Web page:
Growth is not a straight line

10

December 22, 2020 by Cláudia

Ever since I started recovering from mental illness, my progress has been for the most part linear. Despite individual bad days, at the end of each year I was left with a reassuring feeling that even with all the hardships faced, I was in a better place than in the previous year. It’s safe to say the same cannot be said for 2020. This year has been incredibly disruptive for everyone. Personally, I’ve also dealt with some pretty major changes.

We’re almost at the end of the year (can you believe it?) and normally around this time I would feel the urge to take stock of my accomplishments and set goals for the next year. I’m not feeling it this time.

If this incredibly atypical, unfair, unpredictable and anxiety-inducing year has taught me something is that growth is not linear. Infinite growth is unsustainable for our personal growth in the same way as it is for our economies. For the past five years, I’ve done all I could to get better mental health: daily morning yoga, journaling, walks outside. I’ve also really invested in my personal growth: I learned languages, commited to reading a certain number of books and articles, actively participated in climate activism. It got to a certain point that it was just not sustainable anymore. One of this year’s lessons is that it is okay to be stagnant.

We don’t need to be constantly working on self-improvement. Sometimes we need to just be.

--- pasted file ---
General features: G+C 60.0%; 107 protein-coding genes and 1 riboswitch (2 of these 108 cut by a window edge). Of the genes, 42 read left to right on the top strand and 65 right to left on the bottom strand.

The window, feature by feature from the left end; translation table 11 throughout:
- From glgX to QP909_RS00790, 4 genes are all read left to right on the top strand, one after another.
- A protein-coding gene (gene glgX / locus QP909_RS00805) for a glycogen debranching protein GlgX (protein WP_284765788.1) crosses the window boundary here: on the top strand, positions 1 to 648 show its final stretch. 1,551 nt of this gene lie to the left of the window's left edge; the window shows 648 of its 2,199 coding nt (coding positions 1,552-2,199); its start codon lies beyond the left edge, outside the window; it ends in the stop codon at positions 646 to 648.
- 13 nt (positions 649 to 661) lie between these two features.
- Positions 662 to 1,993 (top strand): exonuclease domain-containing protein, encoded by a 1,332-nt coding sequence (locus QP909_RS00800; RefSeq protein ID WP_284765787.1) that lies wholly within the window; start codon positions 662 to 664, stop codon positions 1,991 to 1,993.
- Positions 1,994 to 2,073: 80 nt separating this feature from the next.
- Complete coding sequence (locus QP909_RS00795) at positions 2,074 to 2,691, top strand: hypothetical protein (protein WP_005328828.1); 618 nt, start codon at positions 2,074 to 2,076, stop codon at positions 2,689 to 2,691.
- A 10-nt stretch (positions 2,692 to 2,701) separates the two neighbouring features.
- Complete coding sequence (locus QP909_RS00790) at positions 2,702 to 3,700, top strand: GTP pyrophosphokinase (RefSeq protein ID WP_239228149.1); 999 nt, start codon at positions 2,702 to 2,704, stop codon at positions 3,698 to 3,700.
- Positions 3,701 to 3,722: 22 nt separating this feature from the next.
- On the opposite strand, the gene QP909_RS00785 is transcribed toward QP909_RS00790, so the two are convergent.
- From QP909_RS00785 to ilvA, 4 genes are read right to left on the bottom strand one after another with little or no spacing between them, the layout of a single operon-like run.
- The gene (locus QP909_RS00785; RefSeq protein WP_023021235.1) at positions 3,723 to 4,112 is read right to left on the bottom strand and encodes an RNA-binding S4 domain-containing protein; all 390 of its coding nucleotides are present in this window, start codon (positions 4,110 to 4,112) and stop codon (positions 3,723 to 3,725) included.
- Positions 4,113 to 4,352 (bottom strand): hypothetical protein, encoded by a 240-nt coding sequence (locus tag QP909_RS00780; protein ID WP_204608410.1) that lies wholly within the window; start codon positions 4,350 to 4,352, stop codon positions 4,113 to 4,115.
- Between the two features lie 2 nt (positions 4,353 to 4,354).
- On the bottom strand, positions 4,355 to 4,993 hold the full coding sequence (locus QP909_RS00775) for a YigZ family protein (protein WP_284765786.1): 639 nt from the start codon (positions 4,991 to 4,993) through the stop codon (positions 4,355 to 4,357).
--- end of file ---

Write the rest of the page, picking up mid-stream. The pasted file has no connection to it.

This constant eagerness to be more (more disciplined, more productive, more confident), to have more (friends, hobbies, skills) and to do more is exhausting and it is starting to feel like a self-help grind culture, sponsored by capitalist thinking.

I’m not doing better than last year and that’s okay.

I’ve not practiced yoga regularly in a long time. I’ve been eating mostly fast food or skipping meals. Most days my house is a mess.

I had set so many personal goals for 2020: writing 24 blog posts, read 20 books, write scientific articles, practice yoga every day, eat healthier, engage in climate justice activism… I realize that I’ve just been building up my goals and not taking into account that it is not realistic to keep adding more or to expect that there won’t be any setbacks.

This year’s struggle is to be okay with not being okay.

And in that sense… I am okay.

I am proud that I’m still here, still doing my best. Some years my best will bring more outputs than others. I’m slowly realizing that doing my best doesn’t have to be this oppressive perfectionist ideal.

So I guess I am doing a wrap up of the year after all.

2020 was stressful and filled with heartbreak, frustration and self-doubt. I’m not big on finding silver-linings.

However, it did make me reconsider my own notions of personal growth and let go of many of the expectations that come with it. Which I suppose also constitutes as growth.

10 thoughts on “Growth is not a straight line

  1. JAARA says:

    Awesome post!

    Liked by 1 person

  2. This year has also revealed a number of facets to ideas I had held onto tightly over the years. It’s is growth in its own way and a welcome change.
    I agree with not looking at achievements through the lens of perfectionist ideals. It is a freer way to live when you are not tied to a particular set of results and yet still doing your best.

    Liked by 1 person

  3. To be. Yes I think that says it all.

    Liked by 1 person

  4. Glad I’m not the only one who felt this way! Great post.

    Liked by 2 people

  5. You might find it restful and reassuring to read these books:

    Zen Flesh, Zen Bones (by Paul Reps)

    Tao Te Ching (by Lao Tzu; I like a 1972 edition by Vintage Press)

    And, yes, relax and enjoy life as it passes by; don’t over-obligate yourself. “Doing nothing, nothing is left undone.”

    A tongue-in-cheek version is: “How can I fail when I have no goals?”

    Liked by 2 people

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